Julian Sands (1958-2023)
Everyone at the Keats-Shelley Memorial Association was deeply saddened by the death of Julian Sands. As well as being one of the most beloved and striking actors of his generation, Julian was a passionate supporter of the Keats-Shelley House in Rome. His sell-out readings of works by Keats, Byron and of course Percy Bysshe Shelley, whom Julian portrayed in Ken Russell’s 1986 film Gothic, became a much-loved part of the museum’s events calendar.
When I began a series of ‘Synchronised Poetry Readings’ during lockdown, Julian responded instantly, not only joining in from Los Angeles, but recording readings of Shakespeare and Keats.
Julian first visited the Keats-Shelley as a teenager, long before he began his acting career in movies like The Killing Fields and television shows including The Box of Delights and The Sun Also Rises. These small parts lead to Julian’s breakthrough as George Emerson in Merchant-Ivory’s Room With a View (1985). He was the perfect choice to capture the enigmatic Emerson in all his complexity: the wild artist trapped in the body of a middle-class clerk, working with uncomplaining integrity to look after his ailing father (Denholm Elliott). The scene in which George bellows “Beauty! Beauty!” into the Tuscan countryside, before smooching Lucy Honeychurch (Helena Bonham Carter) in a poppy field, went a long way to making Julian a star.
Perhaps it also persuaded Ken Russell that Julian was the actor to play Shelley opposite Gabriel Byrne’s Lord Byron, Natasha Richardson’s Mary Shelley and Timothy Spall’s John Polidori. Russell’s dramatisation of the Romantic shenanigans at Villa Diodati in 1816 is by turns vivid, visionary and distinctly uncorked. In doing so, it was probably not a million miles from reality. The film begins like many horror movies before and indeed since: a group of bright and beautiful young things rock up at a spooky mansion, complete with spooky inhabitants. In the second act, however, Russell accelerates rapidly towards gale-force Ken, thanks to a potent brew of sex, seances (around a skull, naturally) and imaginations tipped over the edge by laudanum, Gothic literature and poetic paranoia.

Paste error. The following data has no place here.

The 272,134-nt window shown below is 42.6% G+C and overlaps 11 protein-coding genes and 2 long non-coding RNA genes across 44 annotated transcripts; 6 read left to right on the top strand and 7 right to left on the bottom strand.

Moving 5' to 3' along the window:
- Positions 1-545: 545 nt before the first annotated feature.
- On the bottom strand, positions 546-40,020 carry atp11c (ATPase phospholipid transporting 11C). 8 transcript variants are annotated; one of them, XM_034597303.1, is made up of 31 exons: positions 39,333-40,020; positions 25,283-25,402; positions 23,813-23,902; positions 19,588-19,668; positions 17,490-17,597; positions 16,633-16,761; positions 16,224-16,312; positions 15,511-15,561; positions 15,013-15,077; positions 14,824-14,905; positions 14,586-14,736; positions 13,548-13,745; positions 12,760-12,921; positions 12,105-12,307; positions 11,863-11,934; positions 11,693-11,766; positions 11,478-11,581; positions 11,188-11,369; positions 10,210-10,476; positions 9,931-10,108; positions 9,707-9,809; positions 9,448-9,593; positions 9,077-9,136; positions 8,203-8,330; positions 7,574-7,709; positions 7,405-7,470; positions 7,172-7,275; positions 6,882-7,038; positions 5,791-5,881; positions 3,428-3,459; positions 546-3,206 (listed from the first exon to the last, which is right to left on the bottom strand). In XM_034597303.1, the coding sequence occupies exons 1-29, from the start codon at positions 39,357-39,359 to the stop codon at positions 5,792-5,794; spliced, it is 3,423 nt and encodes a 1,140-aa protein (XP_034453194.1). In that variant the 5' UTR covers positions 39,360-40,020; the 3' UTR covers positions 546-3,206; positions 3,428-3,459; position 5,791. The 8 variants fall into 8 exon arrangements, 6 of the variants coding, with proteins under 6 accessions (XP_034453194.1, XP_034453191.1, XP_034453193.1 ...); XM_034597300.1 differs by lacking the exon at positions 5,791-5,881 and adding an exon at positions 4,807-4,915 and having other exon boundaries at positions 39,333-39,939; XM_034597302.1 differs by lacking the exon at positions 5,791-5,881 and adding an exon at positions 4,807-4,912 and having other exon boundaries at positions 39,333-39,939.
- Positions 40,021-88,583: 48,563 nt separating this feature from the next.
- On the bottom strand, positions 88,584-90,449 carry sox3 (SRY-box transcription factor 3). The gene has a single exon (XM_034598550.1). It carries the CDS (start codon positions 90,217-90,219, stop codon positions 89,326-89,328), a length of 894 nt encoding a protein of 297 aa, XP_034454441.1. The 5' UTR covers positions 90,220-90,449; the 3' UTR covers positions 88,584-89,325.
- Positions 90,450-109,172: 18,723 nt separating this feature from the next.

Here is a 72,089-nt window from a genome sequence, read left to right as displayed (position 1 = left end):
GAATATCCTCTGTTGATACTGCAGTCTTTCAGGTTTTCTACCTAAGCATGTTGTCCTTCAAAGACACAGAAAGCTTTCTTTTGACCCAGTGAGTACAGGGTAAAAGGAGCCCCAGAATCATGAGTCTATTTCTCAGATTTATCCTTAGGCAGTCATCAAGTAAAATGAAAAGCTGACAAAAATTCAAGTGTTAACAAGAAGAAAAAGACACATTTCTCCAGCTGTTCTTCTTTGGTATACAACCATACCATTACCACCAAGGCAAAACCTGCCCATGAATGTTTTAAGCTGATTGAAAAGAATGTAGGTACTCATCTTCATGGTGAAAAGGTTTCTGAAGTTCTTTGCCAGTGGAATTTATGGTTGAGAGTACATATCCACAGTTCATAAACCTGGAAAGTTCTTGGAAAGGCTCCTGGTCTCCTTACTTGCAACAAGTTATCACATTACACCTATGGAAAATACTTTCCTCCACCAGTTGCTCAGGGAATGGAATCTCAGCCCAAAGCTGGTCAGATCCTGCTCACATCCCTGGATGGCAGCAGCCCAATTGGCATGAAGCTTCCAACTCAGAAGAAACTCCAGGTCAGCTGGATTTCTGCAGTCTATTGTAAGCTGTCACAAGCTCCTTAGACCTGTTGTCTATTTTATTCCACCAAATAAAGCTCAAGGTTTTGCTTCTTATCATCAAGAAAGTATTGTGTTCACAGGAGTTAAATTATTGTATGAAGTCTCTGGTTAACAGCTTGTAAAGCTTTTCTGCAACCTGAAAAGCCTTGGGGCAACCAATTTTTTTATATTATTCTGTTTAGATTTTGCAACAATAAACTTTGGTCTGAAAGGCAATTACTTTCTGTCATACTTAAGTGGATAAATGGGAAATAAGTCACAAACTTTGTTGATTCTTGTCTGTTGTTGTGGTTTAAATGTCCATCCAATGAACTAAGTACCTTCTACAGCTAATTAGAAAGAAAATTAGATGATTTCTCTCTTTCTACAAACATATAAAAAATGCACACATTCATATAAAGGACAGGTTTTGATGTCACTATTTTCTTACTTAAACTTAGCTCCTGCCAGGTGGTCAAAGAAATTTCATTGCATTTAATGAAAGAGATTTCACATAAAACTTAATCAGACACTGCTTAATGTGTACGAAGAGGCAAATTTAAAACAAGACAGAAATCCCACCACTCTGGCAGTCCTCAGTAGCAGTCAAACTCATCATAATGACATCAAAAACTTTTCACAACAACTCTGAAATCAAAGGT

Julian is in particularly fine if unfettered form, convincing as a Shelley teetering on the brink of several nervous breakdowns: whether he berates his friends for releasing demons at the séance, smooching any combination of Mary/Byron/Claire Clairmont (he draws the line at Polidori) or enacting visions of his own early death at sea.
While these early starring roles proposed Julian, not unreasonably, as leading man material, his performances were always just a little too weird, a little too wild and a little too otherworldly. While he was rarely off either the silver or small screen over the next four decades (see guest star parts in mainstream hits like 24, Smallville, The L Word, Ocean’s Thirteen, Dexter), the finest moments of his long career came in projects which exploited his strangeness rather than avoided it: Mary Lambert’s Siesta (1987), David Miner’s Warlock (1989), David Cronenberg’s Naked Lunch (1991), and Jennifer Lynch’s Boxing Helena (1993) and Václav Marhoul’s The Painted Bird (2019).
Julian spent most of his time in his adopted hometown of Los Angeles, making frequent trips to Italy. A keen and experienced mountain climber, he was a familiar presence in the Californian mountains where tragically he lost his life while hiking in January of this year. The public outpouring of grief from around the world paid eloquent testimony to his singular and intense talent. Everyone connected with the Keats-Shelley Memorial Association sends our sincerest condolences to his family and our deepest thanks to Julian for his generosity, kindness and glorious talent.
Julian Sands (1958-2023)
A tribute to the much-loved actor and supporter of the Keats-Shelley House
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